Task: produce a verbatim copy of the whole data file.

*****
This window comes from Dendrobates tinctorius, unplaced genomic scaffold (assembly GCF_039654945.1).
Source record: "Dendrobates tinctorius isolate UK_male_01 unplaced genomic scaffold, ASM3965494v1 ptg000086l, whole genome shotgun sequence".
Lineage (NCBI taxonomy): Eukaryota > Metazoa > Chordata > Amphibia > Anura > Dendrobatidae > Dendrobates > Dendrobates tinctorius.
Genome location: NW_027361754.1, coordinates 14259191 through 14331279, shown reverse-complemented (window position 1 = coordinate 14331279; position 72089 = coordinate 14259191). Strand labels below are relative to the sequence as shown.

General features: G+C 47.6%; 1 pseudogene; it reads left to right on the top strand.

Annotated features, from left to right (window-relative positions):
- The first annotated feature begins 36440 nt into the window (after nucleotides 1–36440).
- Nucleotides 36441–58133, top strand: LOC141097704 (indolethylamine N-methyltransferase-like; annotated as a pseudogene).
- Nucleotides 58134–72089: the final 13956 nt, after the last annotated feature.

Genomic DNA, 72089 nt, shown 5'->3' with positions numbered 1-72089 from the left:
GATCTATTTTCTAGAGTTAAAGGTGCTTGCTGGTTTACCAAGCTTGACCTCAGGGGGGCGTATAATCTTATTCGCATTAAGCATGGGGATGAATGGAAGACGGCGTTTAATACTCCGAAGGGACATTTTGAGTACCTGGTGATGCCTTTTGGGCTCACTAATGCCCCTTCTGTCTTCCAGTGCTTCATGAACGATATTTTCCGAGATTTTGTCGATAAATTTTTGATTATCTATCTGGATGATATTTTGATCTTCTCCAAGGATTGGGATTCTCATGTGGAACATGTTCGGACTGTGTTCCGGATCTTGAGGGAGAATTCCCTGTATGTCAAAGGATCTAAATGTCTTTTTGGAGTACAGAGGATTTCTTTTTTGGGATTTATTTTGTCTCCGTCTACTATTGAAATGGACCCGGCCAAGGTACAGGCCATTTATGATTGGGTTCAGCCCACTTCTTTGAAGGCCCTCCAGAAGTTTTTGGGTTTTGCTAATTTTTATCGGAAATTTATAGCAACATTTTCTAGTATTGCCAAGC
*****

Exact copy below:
This window comes from Dendrobates tinctorius, unplaced genomic scaffold (assembly GCF_039654945.1).
Source record: "Dendrobates tinctorius isolate UK_male_01 unplaced genomic scaffold, ASM3965494v1 ptg000086l, whole genome shotgun sequence".
Lineage (NCBI taxonomy): Eukaryota > Metazoa > Chordata > Amphibia > Anura > Dendrobatidae > Dendrobates > Dendrobates tinctorius.
Genome location: NW_027361754.1, coordinates 14259191 through 14331279, shown reverse-complemented (window position 1 = coordinate 14331279; position 72089 = coordinate 14259191). Strand labels below are relative to the sequence as shown.

General features: G+C 47.6%; 1 pseudogene; it reads left to right on the top strand.

Annotated features, from left to right (window-relative positions):
- The first annotated feature begins 36440 nt into the window (after nucleotides 1–36440).
- Nucleotides 36441–58133, top strand: LOC141097704 (indolethylamine N-methyltransferase-like; annotated as a pseudogene).
- Nucleotides 58134–72089: the final 13956 nt, after the last annotated feature.

Genomic DNA, 72089 nt, shown 5'->3' with positions numbered 1-72089 from the left:
GATCTATTTTCTAGAGTTAAAGGTGCTTGCTGGTTTACCAAGCTTGACCTCAGGGGGGCGTATAATCTTATTCGCATTAAGCATGGGGATGAATGGAAGACGGCGTTTAATACTCCGAAGGGACATTTTGAGTACCTGGTGATGCCTTTTGGGCTCACTAATGCCCCTTCTGTCTTCCAGTGCTTCATGAACGATATTTTCCGAGATTTTGTCGATAAATTTTTGATTATCTATCTGGATGATATTTTGATCTTCTCCAAGGATTGGGATTCTCATGTGGAACATGTTCGGACTGTGTTCCGGATCTTGAGGGAGAATTCCCTGTATGTCAAAGGATCTAAATGTCTTTTTGGAGTACAGAGGATTTCTTTTTTGGGATTTATTTTGTCTCCGTCTACTATTGAAATGGACCCGGCCAAGGTACAGGCCATTTATGATTGGGTTCAGCCCACTTCTTTGAAGGCCCTCCAGAAGTTTTTGGGTTTTGCTAATTTTTATCGGAAATTTATAGCAACATTTTCTAGTATTGCCAAGC